Thandiwe Newton is superb in this adaptation of James Lee Burke short story Winter Light
Dir. Julian Higgins. US. 2022. 102 mins.
God’s Country is derived from a short story by James Lee Burke called ’Winter Light’ about an ageing professor in Montana who is raging against the dying of it. There’s something about the stone-cold audacity of Julian Higgins and co-writer Shaye Ogbonna who, for their feature debut, take Burke’s modern-day contemplation of frontier masculinity and re-cast it with a female, Black, lead: God’s Country is overloaded, but what a challenge they set for themselves with Thandiwe Newton in the driving seat.
Newton is sure to draw universal acclaim for her powerhouse portrayal
Newton is sure to draw universal acclaim for her powerhouse portrayal of a former New Orleans cop who finds herself at odds and isolated in her rural retreat. Higgins, who knows this terrain well, having also made a short based on this same story, will be admired for his daring, while Andrew Wheeler’s work as DoP in this wintry terrain and Deandre James Allen-Toole’s empathetic score marks them out as talents to watch. God’s Country is a film from new voices, bristling with ambition. Of course they hang far too much on the slender shoulders of Burke’s short story – Burke himself being a notoriously difficult writer to adapt for the screen – but there’s an excitement in watching them try. In fact, God’s Country mostly comes across like a Taylor Sheridan thriller; quite an achievement when you consider there’s absolutely no mystery to the plot.
You can either view the decision to switch the protagonist’s gender, race and age, and all the issues this might entail in rural Montana, as over-achieving or you can simply sit back and enjoy what the team, and Newton in particular, does with it. It certainly loads the film with extra layers of meaning. When a hunter snarls at her, “I’ve heard about you,”, is it because she’s a woman living alone in the canyon? Black? From the college? Higgins and co-writer Ogbonna make the decision to severely ration any information about Sandra (Newton) over the seven days in which the action transpires (each accompanied by a title card). The director and DoP dial up the atmospherics, with the score weaving in suspense, and Newton takes it away.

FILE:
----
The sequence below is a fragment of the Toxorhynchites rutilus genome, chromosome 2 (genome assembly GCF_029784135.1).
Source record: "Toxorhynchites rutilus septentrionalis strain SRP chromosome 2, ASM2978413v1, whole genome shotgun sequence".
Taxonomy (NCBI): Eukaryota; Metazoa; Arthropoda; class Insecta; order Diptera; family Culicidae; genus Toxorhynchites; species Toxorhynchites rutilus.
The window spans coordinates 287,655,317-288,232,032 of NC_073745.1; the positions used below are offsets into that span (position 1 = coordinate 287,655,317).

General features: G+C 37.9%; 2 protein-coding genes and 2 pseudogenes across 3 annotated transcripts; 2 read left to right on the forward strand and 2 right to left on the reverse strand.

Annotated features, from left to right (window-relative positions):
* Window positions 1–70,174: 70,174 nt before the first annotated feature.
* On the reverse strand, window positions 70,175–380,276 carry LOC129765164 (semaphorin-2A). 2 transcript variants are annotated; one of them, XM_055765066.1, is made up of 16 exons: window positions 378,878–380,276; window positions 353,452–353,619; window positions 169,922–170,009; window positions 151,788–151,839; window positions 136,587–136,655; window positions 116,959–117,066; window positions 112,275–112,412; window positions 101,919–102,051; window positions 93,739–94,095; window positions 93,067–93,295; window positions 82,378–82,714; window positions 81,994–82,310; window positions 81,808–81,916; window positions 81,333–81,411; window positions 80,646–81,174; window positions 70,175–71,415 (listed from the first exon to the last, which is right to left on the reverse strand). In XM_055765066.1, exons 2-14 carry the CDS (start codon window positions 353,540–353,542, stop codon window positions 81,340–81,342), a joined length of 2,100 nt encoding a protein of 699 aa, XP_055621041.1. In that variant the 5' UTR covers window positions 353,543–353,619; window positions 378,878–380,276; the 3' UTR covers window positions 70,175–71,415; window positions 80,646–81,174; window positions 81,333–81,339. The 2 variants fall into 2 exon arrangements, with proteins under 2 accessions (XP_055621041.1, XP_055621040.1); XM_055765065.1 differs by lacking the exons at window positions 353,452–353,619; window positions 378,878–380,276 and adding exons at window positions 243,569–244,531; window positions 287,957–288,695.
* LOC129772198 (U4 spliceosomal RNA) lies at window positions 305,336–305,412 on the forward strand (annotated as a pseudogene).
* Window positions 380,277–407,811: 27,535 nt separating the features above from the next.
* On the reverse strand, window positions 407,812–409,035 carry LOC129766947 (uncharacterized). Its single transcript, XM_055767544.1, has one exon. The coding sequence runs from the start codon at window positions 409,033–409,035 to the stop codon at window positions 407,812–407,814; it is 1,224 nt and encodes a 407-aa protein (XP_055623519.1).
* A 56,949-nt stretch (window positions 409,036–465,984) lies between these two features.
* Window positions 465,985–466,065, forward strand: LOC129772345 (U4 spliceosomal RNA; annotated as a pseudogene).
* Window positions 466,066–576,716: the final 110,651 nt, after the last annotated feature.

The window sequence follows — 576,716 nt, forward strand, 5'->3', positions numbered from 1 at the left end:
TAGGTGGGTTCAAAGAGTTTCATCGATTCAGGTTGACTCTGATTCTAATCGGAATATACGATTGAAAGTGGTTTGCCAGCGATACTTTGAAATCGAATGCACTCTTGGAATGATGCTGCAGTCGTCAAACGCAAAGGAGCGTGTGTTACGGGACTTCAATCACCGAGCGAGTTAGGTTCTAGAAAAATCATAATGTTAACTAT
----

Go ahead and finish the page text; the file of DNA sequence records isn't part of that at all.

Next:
The interesting thing is you could still substitute a male actor in the finished product – there’s been absolutely no attempt made to sexualise Sandra. Her vulnerability is visual and in the viewer’s perception, not hers. Newton is fascinating in the role. As with all of Burke’s works, primordial urges are at play. His characters contemplate both their own and heaven’s nature in the face of mankind’s pettiness and violence. God’s Country chronicles a tit-for-tat escalation which takes place after two redneck hunters arrive in her isolated canyon shortly after the death of her mother. She, alone amongst the majesty, doesn’t want them there and displays an aggressive stubbornness in making her case, even when the local acting sheriff and her neighbouring faculty head urge her to observe local customs. Tensions ratchet up out of all control as Sandra pursues her course to the bitter end. You could start taking bets about the longevity of her dog.
It’s no longer a tussle of wills and masculinity between the old academic and the blue-collar intruders, but something far more conceptually interesting. Sandra has an obstinacy and a solitary nature that women aren’t always awarded in films. She’s also a Black woman, grieving her mother, which lends discussions at the unversity about hiring policies an added sting, and a former New Orleans Police Department officer who has been damaged beyond repair by the events of Hurricane Katrina (a recurring theme in Burke’s work).
Too often, though, God’s Country slides off into tangents and distractions. The tweedy head of faculty Arthur (Kai Lennox), for example, might easily have been replaced by a shot of a page of script, for all the three-dimensionality he has – he’s simply there while the film roams around trying to find an antagonist, something about which it can never quite make up its mind. An issue of consent with his female Native American assistant throws the film into another direction entirely, and then just as quickly walks away. The acting sheriff is a far more interesting character, thanks to an impressive performance by Jeremy Bobb, but his presence fades away, and the sibling hunters Nathan and Samuel Cody, played with surprising nuance by Joris Jarsky and Jefferson White, aren’t always enough to counteract the force of character that is Sandra.
During this beautifully-shot film, Sandra and Arthur find themselves together in a church, and an impromptu, almost existential conversation transpires in the hushed back rows. “Are you just what happened to you?” asks Sandra, not of Arthur in particular, but of us all. A signal is made that this ‘cycle of grief’ will only be ended by a sacrifice which, essentially, sees God’s Country lay its narrative marker in a Western which has, from its very opening shots, linked itself to the tough history of the frontier. That this comes from a woman, and in particular a performer of the power of Newton, makes God’s Country a marker in itself.
Production companies: Cold Iron Pictures
International sales: ICM, Jessica Lacy, email@example.com
Producers: Julian Higgins, Miranda Bailey, Halee Bernard, Amanda Marshall
Screenplay: Julian Higgins, Shaye Ogbonna, from the short story Winter Light by James Lee Burke
Cinematography: Andrew Wheeler
Production design: Flora Ortega
Editing: Justin LaForge
Music: DeAndre James Allen-Toole
Main cast: Thandiwe Newton, Jeremy Bobb, Joris Jarsky, Jefferson White, Kai Lennox, Tanaya Beatty